In addition, positive trends of clinical improvement were also detected with other relevant parameters, including the dermatology life-quality index, a patient-reported outcome measure.
"These positive results in some of the sickest and most debilitated of our HS patients are very encouraging and exciting for both, the study team and myself. C5a blockade with IFX-1 offers an entirely new mode of action to treat this disease in which the terminal complement system is highly activated," commented Professor Giamarellos-Bourboulis of the National and Kapodistrian University of Athens, principle investigator of the study. "IFX-1 may offer a new treatment option for patients suffering from this terrible disease and the results certainly warrant further clinical trials," he added.
"Our results show improvement in a patient population that is generally recognized as the most difficult-to-treat. For this reason, this trial provides exciting evidence of a new therapeutic approach," said Othmar Zenker, Chief Medical Officer of InflaRx. "We feel encouraged by these results and are currently planning the initiation of an international, multi-center, randomized, placebo-controlled Phase IIb trial in HS," he concluded.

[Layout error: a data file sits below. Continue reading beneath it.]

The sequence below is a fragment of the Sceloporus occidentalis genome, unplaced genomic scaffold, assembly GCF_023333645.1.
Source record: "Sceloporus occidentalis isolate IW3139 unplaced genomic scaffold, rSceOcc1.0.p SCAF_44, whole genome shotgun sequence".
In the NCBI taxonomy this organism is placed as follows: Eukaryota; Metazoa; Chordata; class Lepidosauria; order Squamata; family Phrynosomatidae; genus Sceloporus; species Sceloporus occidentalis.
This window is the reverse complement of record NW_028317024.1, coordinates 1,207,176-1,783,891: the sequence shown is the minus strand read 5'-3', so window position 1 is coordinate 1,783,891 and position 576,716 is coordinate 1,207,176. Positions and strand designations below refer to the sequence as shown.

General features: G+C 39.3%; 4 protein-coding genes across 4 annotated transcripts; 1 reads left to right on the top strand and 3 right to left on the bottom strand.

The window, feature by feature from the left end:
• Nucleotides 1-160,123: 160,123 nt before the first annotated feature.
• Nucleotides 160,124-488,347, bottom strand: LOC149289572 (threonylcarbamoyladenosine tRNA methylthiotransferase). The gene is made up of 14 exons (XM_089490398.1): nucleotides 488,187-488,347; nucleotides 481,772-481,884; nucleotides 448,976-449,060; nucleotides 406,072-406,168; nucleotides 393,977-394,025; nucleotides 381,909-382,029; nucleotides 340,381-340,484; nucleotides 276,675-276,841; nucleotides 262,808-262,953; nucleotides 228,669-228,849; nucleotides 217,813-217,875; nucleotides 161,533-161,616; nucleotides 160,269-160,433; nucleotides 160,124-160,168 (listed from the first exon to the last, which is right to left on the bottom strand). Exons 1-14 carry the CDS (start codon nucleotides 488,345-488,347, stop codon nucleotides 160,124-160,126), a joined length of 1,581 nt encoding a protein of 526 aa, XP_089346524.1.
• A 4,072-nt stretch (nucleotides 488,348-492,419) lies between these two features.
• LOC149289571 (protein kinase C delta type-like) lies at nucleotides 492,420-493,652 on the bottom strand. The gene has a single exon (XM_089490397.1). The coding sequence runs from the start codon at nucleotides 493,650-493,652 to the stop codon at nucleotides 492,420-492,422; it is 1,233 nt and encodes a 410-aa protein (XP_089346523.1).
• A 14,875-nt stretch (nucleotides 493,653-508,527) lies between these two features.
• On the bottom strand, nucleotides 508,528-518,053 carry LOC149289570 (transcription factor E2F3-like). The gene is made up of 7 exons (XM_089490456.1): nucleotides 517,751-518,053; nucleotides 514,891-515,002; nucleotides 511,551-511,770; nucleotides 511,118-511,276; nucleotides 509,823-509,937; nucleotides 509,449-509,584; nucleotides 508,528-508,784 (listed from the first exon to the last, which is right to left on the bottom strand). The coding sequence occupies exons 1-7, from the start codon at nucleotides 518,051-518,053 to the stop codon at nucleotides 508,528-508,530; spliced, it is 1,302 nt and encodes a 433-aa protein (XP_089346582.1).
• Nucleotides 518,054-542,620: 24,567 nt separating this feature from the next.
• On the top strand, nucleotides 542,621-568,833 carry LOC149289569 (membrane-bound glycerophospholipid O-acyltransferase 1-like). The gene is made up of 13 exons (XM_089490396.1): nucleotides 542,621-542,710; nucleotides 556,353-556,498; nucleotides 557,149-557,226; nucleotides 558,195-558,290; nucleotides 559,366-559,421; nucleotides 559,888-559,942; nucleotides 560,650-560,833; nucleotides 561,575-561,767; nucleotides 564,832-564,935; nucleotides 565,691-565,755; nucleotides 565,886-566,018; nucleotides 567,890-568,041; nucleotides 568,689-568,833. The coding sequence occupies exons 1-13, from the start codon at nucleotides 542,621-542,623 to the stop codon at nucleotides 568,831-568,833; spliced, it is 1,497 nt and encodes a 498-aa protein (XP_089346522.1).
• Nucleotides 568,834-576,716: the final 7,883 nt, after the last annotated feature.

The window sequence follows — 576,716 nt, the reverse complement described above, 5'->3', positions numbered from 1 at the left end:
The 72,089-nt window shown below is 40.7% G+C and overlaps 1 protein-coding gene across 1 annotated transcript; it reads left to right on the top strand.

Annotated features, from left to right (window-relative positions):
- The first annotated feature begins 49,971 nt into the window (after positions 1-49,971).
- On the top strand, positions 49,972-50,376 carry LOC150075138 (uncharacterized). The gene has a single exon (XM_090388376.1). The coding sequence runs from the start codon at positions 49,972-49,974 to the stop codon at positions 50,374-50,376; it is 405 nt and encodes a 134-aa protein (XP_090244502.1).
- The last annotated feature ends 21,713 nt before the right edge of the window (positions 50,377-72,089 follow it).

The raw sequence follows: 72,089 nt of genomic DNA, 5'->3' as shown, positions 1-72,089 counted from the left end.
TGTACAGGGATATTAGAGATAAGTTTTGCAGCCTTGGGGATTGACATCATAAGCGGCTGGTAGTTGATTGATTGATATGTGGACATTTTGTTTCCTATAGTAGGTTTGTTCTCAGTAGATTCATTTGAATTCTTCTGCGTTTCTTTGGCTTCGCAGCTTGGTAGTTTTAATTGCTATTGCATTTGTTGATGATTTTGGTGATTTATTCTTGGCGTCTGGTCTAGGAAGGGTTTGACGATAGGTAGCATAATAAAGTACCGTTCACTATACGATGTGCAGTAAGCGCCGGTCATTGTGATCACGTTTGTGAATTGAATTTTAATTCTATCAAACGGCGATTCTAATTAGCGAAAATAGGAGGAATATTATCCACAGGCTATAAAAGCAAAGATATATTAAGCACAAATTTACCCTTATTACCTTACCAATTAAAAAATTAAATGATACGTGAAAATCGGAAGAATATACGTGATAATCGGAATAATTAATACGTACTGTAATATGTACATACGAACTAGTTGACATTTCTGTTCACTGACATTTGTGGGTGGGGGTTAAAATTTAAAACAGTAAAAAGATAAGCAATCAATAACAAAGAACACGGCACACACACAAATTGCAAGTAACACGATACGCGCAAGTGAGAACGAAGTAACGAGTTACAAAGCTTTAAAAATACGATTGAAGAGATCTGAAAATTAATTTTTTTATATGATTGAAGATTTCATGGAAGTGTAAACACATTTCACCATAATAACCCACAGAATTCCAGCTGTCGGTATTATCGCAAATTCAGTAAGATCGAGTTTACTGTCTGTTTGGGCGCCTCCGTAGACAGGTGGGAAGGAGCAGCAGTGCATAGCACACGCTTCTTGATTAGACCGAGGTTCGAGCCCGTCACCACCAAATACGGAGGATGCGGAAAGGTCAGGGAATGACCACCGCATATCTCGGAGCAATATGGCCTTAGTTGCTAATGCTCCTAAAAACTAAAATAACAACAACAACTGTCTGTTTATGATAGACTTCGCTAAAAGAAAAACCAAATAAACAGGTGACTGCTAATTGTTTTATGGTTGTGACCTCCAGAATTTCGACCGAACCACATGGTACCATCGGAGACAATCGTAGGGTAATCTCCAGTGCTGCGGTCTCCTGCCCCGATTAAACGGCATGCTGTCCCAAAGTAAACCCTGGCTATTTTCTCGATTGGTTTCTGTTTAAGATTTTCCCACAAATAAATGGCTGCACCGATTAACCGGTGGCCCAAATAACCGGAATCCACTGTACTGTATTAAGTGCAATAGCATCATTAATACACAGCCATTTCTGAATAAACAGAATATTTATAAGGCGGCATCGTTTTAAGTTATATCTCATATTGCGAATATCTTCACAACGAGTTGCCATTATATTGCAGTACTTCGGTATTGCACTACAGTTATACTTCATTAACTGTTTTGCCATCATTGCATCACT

InflaRx will present further details on these results at the 16th European Meeting on Complement in Human Disease, taking place in Copenhagen from September 8 to 12 as well as the 26th Meeting of the European Academy of Dermatology and Venerology in Geneva from September 13 to 17.
About Hidradenitis Suppurativa:
HS is a chronic debilitating systemic skin disease which results in painful inflammatory nodules, abscesses and fistulas mostly affecting areas with hair follicles, such as the armpit, groin and genitalia regions. HS patients suffer primarily from pain and significant discomfort resulting from the constant formation of pus, often resulting in social isolation and a significant adverse impact on patients' quality of life. It is estimated that approximately up to 200,000 patients in the United States are suffering from moderate to severe HS, and this number appears to be larger in Europe. The standard of care for HS patients includes topical, oral or intravenous antibiotic treatment, which often only provides temporary symptomatic relief. In some cases, patients also undergo surgery. The only approved biological drug in this indication for moderate to severe HS patients is an anti-TNF-alpha monoclonal antibody.